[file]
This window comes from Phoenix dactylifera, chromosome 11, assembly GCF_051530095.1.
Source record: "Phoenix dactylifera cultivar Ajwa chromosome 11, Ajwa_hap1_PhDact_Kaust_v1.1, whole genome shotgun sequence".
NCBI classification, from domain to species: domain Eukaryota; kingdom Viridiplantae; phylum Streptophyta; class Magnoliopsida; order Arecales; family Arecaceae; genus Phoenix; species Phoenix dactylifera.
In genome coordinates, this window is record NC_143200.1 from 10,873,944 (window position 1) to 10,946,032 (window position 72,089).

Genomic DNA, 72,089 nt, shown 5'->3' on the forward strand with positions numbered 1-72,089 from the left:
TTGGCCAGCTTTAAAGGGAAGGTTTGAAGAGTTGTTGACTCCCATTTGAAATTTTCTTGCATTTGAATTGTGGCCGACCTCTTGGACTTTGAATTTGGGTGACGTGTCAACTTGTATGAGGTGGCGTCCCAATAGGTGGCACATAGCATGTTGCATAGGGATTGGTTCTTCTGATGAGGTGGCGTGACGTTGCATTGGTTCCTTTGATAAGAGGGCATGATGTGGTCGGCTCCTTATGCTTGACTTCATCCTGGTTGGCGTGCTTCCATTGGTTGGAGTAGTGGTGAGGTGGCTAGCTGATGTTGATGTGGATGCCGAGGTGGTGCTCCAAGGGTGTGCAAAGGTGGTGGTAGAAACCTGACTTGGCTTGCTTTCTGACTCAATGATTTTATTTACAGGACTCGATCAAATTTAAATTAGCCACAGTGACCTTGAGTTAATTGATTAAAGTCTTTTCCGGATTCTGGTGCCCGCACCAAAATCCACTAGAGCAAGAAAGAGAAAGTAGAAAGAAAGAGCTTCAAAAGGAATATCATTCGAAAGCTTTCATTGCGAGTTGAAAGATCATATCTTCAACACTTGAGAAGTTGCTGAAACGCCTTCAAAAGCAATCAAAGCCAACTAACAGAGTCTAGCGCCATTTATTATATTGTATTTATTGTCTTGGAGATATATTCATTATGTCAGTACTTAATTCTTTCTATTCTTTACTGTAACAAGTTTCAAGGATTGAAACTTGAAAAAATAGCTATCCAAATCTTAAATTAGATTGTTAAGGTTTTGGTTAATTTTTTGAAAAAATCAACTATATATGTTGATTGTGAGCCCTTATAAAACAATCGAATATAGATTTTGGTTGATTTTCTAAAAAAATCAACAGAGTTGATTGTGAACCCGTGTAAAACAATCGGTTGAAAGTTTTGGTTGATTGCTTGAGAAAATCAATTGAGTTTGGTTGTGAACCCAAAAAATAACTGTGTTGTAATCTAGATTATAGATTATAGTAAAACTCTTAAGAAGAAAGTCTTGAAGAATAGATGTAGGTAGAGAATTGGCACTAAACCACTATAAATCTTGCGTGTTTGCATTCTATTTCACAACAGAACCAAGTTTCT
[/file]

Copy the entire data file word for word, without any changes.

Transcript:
This window comes from Phoenix dactylifera, chromosome 11, assembly GCF_051530095.1.
Source record: "Phoenix dactylifera cultivar Ajwa chromosome 11, Ajwa_hap1_PhDact_Kaust_v1.1, whole genome shotgun sequence".
NCBI classification, from domain to species: domain Eukaryota; kingdom Viridiplantae; phylum Streptophyta; class Magnoliopsida; order Arecales; family Arecaceae; genus Phoenix; species Phoenix dactylifera.
In genome coordinates, this window is record NC_143200.1 from 10,873,944 (window position 1) to 10,946,032 (window position 72,089).

Genomic DNA, 72,089 nt, shown 5'->3' on the forward strand with positions numbered 1-72,089 from the left:
TTGGCCAGCTTTAAAGGGAAGGTTTGAAGAGTTGTTGACTCCCATTTGAAATTTTCTTGCATTTGAATTGTGGCCGACCTCTTGGACTTTGAATTTGGGTGACGTGTCAACTTGTATGAGGTGGCGTCCCAATAGGTGGCACATAGCATGTTGCATAGGGATTGGTTCTTCTGATGAGGTGGCGTGACGTTGCATTGGTTCCTTTGATAAGAGGGCATGATGTGGTCGGCTCCTTATGCTTGACTTCATCCTGGTTGGCGTGCTTCCATTGGTTGGAGTAGTGGTGAGGTGGCTAGCTGATGTTGATGTGGATGCCGAGGTGGTGCTCCAAGGGTGTGCAAAGGTGGTGGTAGAAACCTGACTTGGCTTGCTTTCTGACTCAATGATTTTATTTACAGGACTCGATCAAATTTAAATTAGCCACAGTGACCTTGAGTTAATTGATTAAAGTCTTTTCCGGATTCTGGTGCCCGCACCAAAATCCACTAGAGCAAGAAAGAGAAAGTAGAAAGAAAGAGCTTCAAAAGGAATATCATTCGAAAGCTTTCATTGCGAGTTGAAAGATCATATCTTCAACACTTGAGAAGTTGCTGAAACGCCTTCAAAAGCAATCAAAGCCAACTAACAGAGTCTAGCGCCATTTATTATATTGTATTTATTGTCTTGGAGATATATTCATTATGTCAGTACTTAATTCTTTCTATTCTTTACTGTAACAAGTTTCAAGGATTGAAACTTGAAAAAATAGCTATCCAAATCTTAAATTAGATTGTTAAGGTTTTGGTTAATTTTTTGAAAAAATCAACTATATATGTTGATTGTGAGCCCTTATAAAACAATCGAATATAGATTTTGGTTGATTTTCTAAAAAAATCAACAGAGTTGATTGTGAACCCGTGTAAAACAATCGGTTGAAAGTTTTGGTTGATTGCTTGAGAAAATCAATTGAGTTTGGTTGTGAACCCAAAAAATAACTGTGTTGTAATCTAGATTATAGATTATAGTAAAACTCTTAAGAAGAAAGTCTTGAAGAATAGATGTAGGTAGAGAATTGGCACTAAACCACTATAAATCTTGCGTGTTTGCATTCTATTTCACAACAGAACCAAGTTTCT